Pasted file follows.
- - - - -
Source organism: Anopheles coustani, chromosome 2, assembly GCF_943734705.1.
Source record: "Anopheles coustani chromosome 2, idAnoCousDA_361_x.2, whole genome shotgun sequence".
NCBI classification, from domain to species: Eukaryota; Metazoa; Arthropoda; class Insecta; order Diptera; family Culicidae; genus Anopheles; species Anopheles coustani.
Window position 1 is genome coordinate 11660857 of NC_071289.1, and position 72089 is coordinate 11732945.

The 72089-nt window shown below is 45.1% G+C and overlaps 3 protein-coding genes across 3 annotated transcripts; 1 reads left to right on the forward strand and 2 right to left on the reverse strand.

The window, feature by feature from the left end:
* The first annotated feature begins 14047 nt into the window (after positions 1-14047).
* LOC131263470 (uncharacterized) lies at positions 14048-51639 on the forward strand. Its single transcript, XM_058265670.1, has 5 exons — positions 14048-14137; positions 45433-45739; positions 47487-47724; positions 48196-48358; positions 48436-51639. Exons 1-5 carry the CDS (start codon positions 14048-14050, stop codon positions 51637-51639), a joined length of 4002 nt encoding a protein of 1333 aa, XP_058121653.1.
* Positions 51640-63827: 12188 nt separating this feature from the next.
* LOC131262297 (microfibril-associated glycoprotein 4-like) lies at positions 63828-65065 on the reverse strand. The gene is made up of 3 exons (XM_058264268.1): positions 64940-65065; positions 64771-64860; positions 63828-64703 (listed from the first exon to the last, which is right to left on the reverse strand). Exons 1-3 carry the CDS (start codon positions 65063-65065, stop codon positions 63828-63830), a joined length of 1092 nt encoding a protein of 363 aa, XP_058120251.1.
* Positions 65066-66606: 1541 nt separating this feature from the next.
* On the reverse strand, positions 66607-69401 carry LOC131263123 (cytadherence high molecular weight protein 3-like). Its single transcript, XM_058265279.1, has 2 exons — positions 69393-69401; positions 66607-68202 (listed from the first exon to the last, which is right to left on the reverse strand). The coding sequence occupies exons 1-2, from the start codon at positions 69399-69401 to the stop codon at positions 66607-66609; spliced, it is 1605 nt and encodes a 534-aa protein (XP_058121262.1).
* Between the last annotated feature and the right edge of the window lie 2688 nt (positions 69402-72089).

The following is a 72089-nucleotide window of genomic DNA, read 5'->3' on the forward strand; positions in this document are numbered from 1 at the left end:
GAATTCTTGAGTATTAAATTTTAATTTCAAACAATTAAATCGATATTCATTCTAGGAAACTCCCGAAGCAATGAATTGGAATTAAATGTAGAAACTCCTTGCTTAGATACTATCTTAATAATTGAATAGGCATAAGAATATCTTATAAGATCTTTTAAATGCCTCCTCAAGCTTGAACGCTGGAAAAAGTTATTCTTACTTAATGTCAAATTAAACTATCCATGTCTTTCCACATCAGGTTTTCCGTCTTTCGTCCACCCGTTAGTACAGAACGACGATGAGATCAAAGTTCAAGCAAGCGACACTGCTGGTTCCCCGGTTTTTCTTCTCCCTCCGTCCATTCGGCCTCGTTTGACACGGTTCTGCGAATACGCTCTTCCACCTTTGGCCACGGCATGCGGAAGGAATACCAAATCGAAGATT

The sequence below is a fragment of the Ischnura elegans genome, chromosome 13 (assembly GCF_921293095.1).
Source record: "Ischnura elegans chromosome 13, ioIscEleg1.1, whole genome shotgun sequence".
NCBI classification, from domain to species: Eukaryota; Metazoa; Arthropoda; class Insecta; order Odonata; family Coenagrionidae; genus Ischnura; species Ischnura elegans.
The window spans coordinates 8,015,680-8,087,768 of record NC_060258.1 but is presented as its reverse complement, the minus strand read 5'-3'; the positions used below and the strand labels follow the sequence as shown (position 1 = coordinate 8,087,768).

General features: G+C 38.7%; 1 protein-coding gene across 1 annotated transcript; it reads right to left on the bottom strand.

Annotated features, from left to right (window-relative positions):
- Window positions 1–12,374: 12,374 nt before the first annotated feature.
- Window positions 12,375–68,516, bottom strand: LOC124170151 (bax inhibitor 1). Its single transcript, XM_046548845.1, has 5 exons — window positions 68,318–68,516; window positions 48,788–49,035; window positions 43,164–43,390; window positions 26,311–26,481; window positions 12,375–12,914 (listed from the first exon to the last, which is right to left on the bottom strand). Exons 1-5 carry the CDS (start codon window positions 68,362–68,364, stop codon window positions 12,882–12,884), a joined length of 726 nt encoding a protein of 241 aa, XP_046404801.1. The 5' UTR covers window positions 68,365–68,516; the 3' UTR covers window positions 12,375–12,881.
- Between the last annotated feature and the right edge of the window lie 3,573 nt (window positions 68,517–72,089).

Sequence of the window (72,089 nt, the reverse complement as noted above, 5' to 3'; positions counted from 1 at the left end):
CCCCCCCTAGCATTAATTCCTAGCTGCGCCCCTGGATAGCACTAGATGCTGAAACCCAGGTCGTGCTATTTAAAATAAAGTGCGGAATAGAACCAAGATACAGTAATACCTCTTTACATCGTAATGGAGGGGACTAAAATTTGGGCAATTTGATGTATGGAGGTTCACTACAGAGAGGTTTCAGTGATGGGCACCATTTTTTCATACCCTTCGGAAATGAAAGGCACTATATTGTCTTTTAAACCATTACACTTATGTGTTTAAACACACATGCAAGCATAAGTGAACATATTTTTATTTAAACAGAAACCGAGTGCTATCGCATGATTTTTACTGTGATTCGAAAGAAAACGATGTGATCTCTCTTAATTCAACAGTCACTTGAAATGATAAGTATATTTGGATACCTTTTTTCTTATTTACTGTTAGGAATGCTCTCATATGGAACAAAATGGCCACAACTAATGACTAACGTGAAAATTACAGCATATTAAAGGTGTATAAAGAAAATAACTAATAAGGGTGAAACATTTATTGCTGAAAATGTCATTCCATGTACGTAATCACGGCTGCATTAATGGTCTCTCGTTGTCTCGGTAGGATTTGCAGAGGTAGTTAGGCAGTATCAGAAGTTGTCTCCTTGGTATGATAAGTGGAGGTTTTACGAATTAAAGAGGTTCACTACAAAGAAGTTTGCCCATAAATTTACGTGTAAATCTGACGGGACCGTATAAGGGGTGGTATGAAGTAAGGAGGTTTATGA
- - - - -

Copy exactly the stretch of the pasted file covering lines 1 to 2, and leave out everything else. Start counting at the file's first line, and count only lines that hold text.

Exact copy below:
Source organism: Anopheles coustani, chromosome 2, assembly GCF_943734705.1.
Source record: "Anopheles coustani chromosome 2, idAnoCousDA_361_x.2, whole genome shotgun sequence".